Jonathan Edwards, Spider Webs and You, Part III

Jonathan Edwards, Spider Webs and You, Part III May 8, 2018

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Have you ever come across a spider web still under construction? So it was with Jonathan Edwards’s theological and ethical system at the time of his death. It was still under construction.

Edwards tragically died at the height of his intellectual powers. He had recently left the Indian mission in Stockbridge, MA and was installed as the new president of the College of New Jersey (known today as Princeton University). The cause of his death was complications resulting from a smallpox inoculation.

In what follows, I will reflect on the non-yet completed web of Edwards’s thought. One is left to wonder how Edwards would have spun his theological and ethical web had he lived longer. While this could be extended in a variety of directions no doubt, the area that interests me the most concerns his views of Africans, Native Americans, and slavery. It is a subject that I pondered at length during and after OMSC’s Jonathan Edwards tour that I experienced this past winter.[1]

In case you did not know, Edwards owned slaves, was prepared to defend a Christian minister who was severely criticized as a slave owner, and believed the Bible permitted slavery. However, it is also important to mention that Edwards evolved in his stance on slavery, speaking out against the African slave trade. His reasoning for eventually coming out against the African slave trade was that it kidnapped Africans and deprived African countries of their people. George Marsden puts it this way: “At the same time that he defended slavery as not wrong in itself, Edwards made a point of condemning the African slave trade. Do ‘other nations’ Edwards asked, ‘have any power or business to disfranchise all the nations of Africa?’”[2] On this evolution in Edwards’s thought, Kenneth Minkema writes, “The shift in Edwards’s thinking on slavery and the slave trade came as a residual effect of his consuming interest in furthering the international work of redemption.” Edwards went from supporting the purchase of “newly imported slaves” to opposing importation. “Nonetheless, he remained an unapologetic defender of slavery as an institution and continued owning slaves himself.”[3]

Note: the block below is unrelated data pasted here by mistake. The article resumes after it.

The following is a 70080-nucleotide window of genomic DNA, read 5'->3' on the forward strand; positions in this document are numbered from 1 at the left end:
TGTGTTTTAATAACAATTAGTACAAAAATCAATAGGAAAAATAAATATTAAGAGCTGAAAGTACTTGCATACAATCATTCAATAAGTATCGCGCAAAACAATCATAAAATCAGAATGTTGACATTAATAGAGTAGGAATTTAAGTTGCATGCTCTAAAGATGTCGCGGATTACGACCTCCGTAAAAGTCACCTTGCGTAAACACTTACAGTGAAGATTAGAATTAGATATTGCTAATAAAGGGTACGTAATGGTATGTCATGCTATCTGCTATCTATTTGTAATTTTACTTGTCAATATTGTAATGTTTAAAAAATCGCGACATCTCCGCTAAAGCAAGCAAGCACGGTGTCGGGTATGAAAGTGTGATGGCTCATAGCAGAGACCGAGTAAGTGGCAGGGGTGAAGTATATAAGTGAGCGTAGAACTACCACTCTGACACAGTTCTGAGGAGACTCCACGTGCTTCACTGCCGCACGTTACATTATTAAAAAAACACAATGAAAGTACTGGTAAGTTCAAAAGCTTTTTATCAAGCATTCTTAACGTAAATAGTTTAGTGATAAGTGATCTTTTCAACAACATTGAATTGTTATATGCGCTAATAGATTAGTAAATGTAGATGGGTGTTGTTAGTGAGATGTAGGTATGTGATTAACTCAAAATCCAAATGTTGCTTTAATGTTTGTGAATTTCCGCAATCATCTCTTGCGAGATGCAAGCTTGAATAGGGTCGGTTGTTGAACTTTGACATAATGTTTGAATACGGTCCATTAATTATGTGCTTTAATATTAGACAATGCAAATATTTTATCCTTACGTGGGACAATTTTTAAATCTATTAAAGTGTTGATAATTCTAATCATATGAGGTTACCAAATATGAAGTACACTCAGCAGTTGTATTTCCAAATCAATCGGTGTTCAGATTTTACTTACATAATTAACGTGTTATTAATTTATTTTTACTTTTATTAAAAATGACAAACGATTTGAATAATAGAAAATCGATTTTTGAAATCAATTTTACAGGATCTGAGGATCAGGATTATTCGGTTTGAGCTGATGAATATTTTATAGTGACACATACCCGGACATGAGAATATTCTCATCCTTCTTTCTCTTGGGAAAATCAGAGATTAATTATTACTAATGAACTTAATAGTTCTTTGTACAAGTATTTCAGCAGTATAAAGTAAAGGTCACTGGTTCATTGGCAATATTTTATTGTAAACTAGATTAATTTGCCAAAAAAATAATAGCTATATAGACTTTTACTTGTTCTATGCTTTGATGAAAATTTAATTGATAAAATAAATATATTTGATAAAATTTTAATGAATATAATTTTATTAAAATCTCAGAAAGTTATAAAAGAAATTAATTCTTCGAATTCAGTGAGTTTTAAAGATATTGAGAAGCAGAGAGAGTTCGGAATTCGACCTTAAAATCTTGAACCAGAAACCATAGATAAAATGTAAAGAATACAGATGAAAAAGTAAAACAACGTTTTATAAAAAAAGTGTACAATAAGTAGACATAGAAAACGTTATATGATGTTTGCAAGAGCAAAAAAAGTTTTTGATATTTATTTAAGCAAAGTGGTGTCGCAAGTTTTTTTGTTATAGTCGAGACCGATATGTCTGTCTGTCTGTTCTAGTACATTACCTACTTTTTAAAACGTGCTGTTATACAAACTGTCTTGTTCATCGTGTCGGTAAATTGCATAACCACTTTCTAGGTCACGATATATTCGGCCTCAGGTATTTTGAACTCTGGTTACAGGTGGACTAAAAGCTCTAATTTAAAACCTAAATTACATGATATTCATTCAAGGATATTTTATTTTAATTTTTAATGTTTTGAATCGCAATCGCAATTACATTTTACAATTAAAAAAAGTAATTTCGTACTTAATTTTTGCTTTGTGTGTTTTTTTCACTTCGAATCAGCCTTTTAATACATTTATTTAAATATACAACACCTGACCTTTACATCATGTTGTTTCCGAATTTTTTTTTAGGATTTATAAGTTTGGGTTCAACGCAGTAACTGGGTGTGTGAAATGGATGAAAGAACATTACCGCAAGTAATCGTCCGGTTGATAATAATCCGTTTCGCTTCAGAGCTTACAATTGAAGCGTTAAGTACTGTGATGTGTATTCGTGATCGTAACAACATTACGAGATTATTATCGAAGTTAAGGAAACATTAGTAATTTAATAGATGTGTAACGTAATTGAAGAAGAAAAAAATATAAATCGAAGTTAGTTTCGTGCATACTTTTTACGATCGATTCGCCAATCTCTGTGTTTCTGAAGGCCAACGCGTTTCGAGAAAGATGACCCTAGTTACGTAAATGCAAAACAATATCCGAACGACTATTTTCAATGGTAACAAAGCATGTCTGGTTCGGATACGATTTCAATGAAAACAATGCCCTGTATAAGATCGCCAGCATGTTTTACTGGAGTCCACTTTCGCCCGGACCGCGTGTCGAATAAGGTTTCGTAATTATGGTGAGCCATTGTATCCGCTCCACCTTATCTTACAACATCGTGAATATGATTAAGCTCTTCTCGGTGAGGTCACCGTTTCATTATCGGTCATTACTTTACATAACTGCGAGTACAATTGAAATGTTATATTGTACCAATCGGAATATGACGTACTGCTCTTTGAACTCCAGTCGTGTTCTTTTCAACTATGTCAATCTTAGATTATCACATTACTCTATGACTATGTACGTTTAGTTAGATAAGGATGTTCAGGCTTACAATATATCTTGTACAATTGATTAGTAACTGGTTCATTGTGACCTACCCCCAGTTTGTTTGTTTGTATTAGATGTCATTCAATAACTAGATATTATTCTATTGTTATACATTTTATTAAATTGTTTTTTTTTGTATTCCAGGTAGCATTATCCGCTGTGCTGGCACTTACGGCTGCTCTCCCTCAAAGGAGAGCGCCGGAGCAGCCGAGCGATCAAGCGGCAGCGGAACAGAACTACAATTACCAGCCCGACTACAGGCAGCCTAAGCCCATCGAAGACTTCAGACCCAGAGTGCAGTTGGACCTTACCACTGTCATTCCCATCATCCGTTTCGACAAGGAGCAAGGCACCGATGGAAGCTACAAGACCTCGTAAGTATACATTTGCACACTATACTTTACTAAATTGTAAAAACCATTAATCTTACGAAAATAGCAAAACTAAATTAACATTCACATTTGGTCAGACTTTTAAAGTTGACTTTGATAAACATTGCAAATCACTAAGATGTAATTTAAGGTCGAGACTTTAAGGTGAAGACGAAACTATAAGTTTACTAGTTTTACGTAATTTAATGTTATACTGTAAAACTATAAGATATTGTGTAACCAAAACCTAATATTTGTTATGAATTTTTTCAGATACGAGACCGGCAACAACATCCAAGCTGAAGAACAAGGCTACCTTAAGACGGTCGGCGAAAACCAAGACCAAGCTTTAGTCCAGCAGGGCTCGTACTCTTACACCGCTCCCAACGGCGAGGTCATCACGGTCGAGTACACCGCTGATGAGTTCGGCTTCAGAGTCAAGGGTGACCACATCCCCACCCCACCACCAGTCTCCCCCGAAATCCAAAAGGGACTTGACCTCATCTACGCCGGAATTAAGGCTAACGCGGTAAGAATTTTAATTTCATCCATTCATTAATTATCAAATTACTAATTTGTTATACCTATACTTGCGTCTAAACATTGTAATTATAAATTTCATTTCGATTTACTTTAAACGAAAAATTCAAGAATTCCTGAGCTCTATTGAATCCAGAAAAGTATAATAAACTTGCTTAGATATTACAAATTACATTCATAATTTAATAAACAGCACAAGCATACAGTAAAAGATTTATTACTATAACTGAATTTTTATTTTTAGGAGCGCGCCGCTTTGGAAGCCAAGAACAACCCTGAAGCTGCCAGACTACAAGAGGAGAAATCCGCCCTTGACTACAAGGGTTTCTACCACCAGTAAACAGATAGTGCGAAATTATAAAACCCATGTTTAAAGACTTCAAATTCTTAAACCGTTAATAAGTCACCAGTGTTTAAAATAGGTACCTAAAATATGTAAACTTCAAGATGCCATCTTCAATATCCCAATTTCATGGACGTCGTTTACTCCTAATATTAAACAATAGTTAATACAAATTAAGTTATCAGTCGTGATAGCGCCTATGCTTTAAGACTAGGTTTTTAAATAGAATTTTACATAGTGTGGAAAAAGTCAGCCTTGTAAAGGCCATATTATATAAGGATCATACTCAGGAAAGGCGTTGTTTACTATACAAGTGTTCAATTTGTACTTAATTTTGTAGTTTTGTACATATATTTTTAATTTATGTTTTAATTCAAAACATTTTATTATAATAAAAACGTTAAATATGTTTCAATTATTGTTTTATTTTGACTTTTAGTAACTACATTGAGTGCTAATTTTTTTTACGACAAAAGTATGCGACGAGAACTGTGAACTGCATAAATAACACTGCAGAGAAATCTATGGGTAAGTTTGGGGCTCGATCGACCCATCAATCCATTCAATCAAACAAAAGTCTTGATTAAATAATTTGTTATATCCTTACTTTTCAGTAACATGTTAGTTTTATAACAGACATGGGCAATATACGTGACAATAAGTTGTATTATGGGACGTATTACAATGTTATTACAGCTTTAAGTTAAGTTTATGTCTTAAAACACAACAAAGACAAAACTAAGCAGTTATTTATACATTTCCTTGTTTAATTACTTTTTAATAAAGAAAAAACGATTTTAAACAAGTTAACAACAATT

It is also significant to highlight that Edwards believed the institution of slavery would be terminated during the impending Millennium.[4] Furthermore, in Marsden’s estimation at least, Edwards did not perceive Indians and Africans as spiritually or racially inferior.[5] From Marsden’s perspective, the real problem for Edwards was that Native American and African civilizations fell far short of Christendom’s standing. Why? In large part, the problem was due to Satan’s tyrannical reign over them. Regardless, in Marsden’s interpretation of Edwards, the Native American and African peoples had the same “rights” and “potentialities” as their Western counterparts and would make extraordinary advances in religion and in learning during the millennial period.[6]

On the Edwards tour, I picked up a copy of Edwards’s treatise, The Nature of True Virtue, in North Hampton, MA (where he had pastored for a time). That volume published posthumously had import for anti-slavery argumentation, though Edwards did not go there himself. Edwards’ hierarchical instincts stood in the way of him making that move during his lifetime. However, followers like Edwards’s disciple Samuel Hopkins reconfigured certain aspects of the treatise in service to the fight with slavery. Here’s Minkema and Stout on the treatise and how certain emphases were refined in service to a distinctive antislavery position and movement: